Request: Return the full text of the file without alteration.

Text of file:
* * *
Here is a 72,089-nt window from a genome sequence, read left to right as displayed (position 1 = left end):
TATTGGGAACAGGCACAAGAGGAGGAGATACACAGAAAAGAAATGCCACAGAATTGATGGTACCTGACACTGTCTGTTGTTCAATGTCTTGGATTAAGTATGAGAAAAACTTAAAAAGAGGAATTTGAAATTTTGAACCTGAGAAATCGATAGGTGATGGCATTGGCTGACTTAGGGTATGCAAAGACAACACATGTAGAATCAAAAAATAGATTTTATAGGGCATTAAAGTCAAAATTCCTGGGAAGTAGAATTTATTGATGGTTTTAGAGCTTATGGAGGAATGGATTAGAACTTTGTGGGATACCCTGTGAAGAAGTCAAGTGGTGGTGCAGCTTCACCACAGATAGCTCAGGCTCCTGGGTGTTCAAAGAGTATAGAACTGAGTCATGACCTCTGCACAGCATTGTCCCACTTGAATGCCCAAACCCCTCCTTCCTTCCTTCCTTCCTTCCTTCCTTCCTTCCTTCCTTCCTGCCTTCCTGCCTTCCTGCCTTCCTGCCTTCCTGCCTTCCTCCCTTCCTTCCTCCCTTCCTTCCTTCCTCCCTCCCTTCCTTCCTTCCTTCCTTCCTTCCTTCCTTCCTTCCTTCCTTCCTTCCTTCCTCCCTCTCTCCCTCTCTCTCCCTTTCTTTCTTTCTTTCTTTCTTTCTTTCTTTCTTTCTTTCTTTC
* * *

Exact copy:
Here is a 72,089-nt window from a genome sequence, read left to right as displayed (position 1 = left end):
TATTGGGAACAGGCACAAGAGGAGGAGATACACAGAAAAGAAATGCCACAGAATTGATGGTACCTGACACTGTCTGTTGTTCAATGTCTTGGATTAAGTATGAGAAAAACTTAAAAAGAGGAATTTGAAATTTTGAACCTGAGAAATCGATAGGTGATGGCATTGGCTGACTTAGGGTATGCAAAGACAACACATGTAGAATCAAAAAATAGATTTTATAGGGCATTAAAGTCAAAATTCCTGGGAAGTAGAATTTATTGATGGTTTTAGAGCTTATGGAGGAATGGATTAGAACTTTGTGGGATACCCTGTGAAGAAGTCAAGTGGTGGTGCAGCTTCACCACAGATAGCTCAGGCTCCTGGGTGTTCAAAGAGTATAGAACTGAGTCATGACCTCTGCACAGCATTGTCCCACTTGAATGCCCAAACCCCTCCTTCCTTCCTTCCTTCCTTCCTTCCTTCCTTCCTTCCTTCCTGCCTTCCTGCCTTCCTGCCTTCCTGCCTTCCTGCCTTCCTCCCTTCCTTCCTCCCTTCCTTCCTTCCTCCCTCCCTTCCTTCCTTCCTTCCTTCCTTCCTTCCTTCCTTCCTTCCTTCCTTCCTTCCTCCCTCTCTCCCTCTCTCTCCCTTTCTTTCTTTCTTTCTTTCTTTCTTTCTTTCTTTCTTTCTTTC